Are human resources professionals the “lackeys of business?”
I used to think so. That is, until I learned more about what they do.
Now I have a tremendous amount of respect for HR professionals. In fact, we need more people like them.
HR is a very difficult role. They’re trying to keep the business out of trouble while walking the careful line of legal territory.
At the same time they’re heading off potentially serious issues, the company keeps dumping miscellaneous tasks on them, such as party planning and writing the monthly newsletter, because they are so wonderfully efficient.
Why no respect for HR?
Their door is always open to employees who just need a minute to vent, while trying to handle hiring and onboarding of new hires. They’re negotiating peace between managers and employees, but they can’t rest for a minute because there are always new uncharted waters to navigate, such as the health care law.
They’re expected to know everything about everything. And don’t get me started on paperwork, legal notices, and deadlines that must be met. They handle all this, without grumbling.
HR professionals are hardly the lackeys of business. What they are is a vital part of business, and they’re becoming more vital every day! The number of technical and complicated tasks they deal with is amazing — and it’s increasing all the time.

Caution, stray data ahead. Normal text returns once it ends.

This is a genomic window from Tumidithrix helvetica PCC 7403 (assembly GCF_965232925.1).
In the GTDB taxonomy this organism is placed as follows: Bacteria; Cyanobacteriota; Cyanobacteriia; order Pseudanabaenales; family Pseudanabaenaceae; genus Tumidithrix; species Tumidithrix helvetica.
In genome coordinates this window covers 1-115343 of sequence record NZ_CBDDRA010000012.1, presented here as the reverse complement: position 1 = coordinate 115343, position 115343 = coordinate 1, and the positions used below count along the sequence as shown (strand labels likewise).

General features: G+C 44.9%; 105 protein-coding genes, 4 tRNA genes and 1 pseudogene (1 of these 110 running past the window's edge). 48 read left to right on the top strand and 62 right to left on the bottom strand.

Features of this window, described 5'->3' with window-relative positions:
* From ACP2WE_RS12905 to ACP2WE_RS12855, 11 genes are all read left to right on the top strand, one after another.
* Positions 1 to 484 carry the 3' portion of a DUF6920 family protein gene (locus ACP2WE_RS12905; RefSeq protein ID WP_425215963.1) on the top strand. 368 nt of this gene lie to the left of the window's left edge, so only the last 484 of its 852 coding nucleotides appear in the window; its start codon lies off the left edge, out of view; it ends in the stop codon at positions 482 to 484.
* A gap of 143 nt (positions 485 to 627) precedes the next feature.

I have a huge respect for HR.
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That’s why it must seem unfair when they don’t get what they want the most: a seat at the table.
Even after they’ve worked so hard to do everything right — they’re still getting shut out. Why?
It all comes down to loyalty — to the business owner
OK, here’s why … the answer was easily summed up by a consultant I recently heard speak at a business meeting. To paraphrase, he essentially said this:
All of you business owners — is your HR manager more loyal to you, or more loyal to your employees?
If your answer is that the HR person is more loyal to your employees, get rid of that HR manager right away (no matter how good they are in performing their HR tasks) and hire somebody else!
However, if you think your HR person is sincerely loyal to you and your business first, test their loyalty to make sure, and then promote that HR person, because he or she is a rare find.”
Employees, unfortunately, don’t come first
That’s it. Is it a little ugly? Yes. Did this really happen? Yes.
Ultimately, HR needs to be extremely considerate of the plight of the employees. But, when push comes to shove, their loyalty must be to the business owner and to the company, first and foremost.
Although there’s no guarantee, it’s safe to assume that if an HR professional’s loyalty isn’t first to the owner and the business, they’ll never get a seat at the table.